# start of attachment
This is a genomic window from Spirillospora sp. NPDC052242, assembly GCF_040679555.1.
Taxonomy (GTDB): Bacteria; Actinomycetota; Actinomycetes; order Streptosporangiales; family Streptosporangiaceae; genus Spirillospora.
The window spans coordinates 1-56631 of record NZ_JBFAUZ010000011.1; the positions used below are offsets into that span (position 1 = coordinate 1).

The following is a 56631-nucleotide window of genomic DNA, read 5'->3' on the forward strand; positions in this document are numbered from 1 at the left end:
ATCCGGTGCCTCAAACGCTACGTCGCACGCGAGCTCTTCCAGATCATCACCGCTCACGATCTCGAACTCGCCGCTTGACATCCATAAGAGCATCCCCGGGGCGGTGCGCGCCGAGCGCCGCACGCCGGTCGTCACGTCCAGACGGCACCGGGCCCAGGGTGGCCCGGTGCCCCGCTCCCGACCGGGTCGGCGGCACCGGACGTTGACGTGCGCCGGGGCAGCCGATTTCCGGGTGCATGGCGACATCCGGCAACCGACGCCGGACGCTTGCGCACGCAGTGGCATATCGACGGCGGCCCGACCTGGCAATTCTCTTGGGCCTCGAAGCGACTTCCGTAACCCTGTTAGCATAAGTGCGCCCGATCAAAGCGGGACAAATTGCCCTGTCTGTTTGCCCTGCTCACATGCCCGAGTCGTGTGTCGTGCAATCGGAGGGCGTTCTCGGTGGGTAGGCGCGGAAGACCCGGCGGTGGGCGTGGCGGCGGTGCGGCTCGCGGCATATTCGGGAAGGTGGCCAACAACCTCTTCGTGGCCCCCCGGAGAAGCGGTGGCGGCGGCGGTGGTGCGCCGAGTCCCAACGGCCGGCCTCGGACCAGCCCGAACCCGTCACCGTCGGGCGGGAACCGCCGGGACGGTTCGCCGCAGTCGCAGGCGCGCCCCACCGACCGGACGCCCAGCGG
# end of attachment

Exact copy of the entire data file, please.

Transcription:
This is a genomic window from Spirillospora sp. NPDC052242, assembly GCF_040679555.1.
Taxonomy (GTDB): Bacteria; Actinomycetota; Actinomycetes; order Streptosporangiales; family Streptosporangiaceae; genus Spirillospora.
The window spans coordinates 1-56631 of record NZ_JBFAUZ010000011.1; the positions used below are offsets into that span (position 1 = coordinate 1).

The following is a 56631-nucleotide window of genomic DNA, read 5'->3' on the forward strand; positions in this document are numbered from 1 at the left end:
ATCCGGTGCCTCAAACGCTACGTCGCACGCGAGCTCTTCCAGATCATCACCGCTCACGATCTCGAACTCGCCGCTTGACATCCATAAGAGCATCCCCGGGGCGGTGCGCGCCGAGCGCCGCACGCCGGTCGTCACGTCCAGACGGCACCGGGCCCAGGGTGGCCCGGTGCCCCGCTCCCGACCGGGTCGGCGGCACCGGACGTTGACGTGCGCCGGGGCAGCCGATTTCCGGGTGCATGGCGACATCCGGCAACCGACGCCGGACGCTTGCGCACGCAGTGGCATATCGACGGCGGCCCGACCTGGCAATTCTCTTGGGCCTCGAAGCGACTTCCGTAACCCTGTTAGCATAAGTGCGCCCGATCAAAGCGGGACAAATTGCCCTGTCTGTTTGCCCTGCTCACATGCCCGAGTCGTGTGTCGTGCAATCGGAGGGCGTTCTCGGTGGGTAGGCGCGGAAGACCCGGCGGTGGGCGTGGCGGCGGTGCGGCTCGCGGCATATTCGGGAAGGTGGCCAACAACCTCTTCGTGGCCCCCCGGAGAAGCGGTGGCGGCGGCGGTGGTGCGCCGAGTCCCAACGGCCGGCCTCGGACCAGCCCGAACCCGTCACCGTCGGGCGGGAACCGCCGGGACGGTTCGCCGCAGTCGCAGGCGCGCCCCACCGACCGGACGCCCAGCGG